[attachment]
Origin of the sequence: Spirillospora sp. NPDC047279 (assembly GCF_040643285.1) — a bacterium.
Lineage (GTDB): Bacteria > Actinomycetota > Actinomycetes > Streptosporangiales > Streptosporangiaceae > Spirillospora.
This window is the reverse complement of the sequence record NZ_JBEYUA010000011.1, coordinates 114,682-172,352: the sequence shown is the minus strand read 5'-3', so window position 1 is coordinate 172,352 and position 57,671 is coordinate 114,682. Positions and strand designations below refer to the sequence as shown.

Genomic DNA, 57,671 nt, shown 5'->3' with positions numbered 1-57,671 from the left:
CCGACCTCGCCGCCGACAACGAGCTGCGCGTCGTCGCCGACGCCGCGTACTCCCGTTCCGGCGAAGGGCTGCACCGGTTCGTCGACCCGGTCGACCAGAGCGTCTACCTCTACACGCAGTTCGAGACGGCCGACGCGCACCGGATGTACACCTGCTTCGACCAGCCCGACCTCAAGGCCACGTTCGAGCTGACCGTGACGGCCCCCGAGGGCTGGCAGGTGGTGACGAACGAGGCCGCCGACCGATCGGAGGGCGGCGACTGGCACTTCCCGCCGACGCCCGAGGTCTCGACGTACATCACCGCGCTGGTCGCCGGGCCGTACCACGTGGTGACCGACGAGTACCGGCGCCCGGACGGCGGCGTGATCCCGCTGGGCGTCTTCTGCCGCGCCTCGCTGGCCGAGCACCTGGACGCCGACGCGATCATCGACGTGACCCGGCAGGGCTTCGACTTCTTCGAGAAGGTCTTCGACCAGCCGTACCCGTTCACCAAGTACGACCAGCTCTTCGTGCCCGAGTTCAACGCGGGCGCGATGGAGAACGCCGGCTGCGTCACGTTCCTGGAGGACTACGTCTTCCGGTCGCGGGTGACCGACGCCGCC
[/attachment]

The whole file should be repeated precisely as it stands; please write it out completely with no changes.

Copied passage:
Origin of the sequence: Spirillospora sp. NPDC047279 (assembly GCF_040643285.1) — a bacterium.
Lineage (GTDB): Bacteria > Actinomycetota > Actinomycetes > Streptosporangiales > Streptosporangiaceae > Spirillospora.
This window is the reverse complement of the sequence record NZ_JBEYUA010000011.1, coordinates 114,682-172,352: the sequence shown is the minus strand read 5'-3', so window position 1 is coordinate 172,352 and position 57,671 is coordinate 114,682. Positions and strand designations below refer to the sequence as shown.

Genomic DNA, 57,671 nt, shown 5'->3' with positions numbered 1-57,671 from the left:
CCGACCTCGCCGCCGACAACGAGCTGCGCGTCGTCGCCGACGCCGCGTACTCCCGTTCCGGCGAAGGGCTGCACCGGTTCGTCGACCCGGTCGACCAGAGCGTCTACCTCTACACGCAGTTCGAGACGGCCGACGCGCACCGGATGTACACCTGCTTCGACCAGCCCGACCTCAAGGCCACGTTCGAGCTGACCGTGACGGCCCCCGAGGGCTGGCAGGTGGTGACGAACGAGGCCGCCGACCGATCGGAGGGCGGCGACTGGCACTTCCCGCCGACGCCCGAGGTCTCGACGTACATCACCGCGCTGGTCGCCGGGCCGTACCACGTGGTGACCGACGAGTACCGGCGCCCGGACGGCGGCGTGATCCCGCTGGGCGTCTTCTGCCGCGCCTCGCTGGCCGAGCACCTGGACGCCGACGCGATCATCGACGTGACCCGGCAGGGCTTCGACTTCTTCGAGAAGGTCTTCGACCAGCCGTACCCGTTCACCAAGTACGACCAGCTCTTCGTGCCCGAGTTCAACGCGGGCGCGATGGAGAACGCCGGCTGCGTCACGTTCCTGGAGGACTACGTCTTCCGGTCGCGGGTGACCGACGCCGCC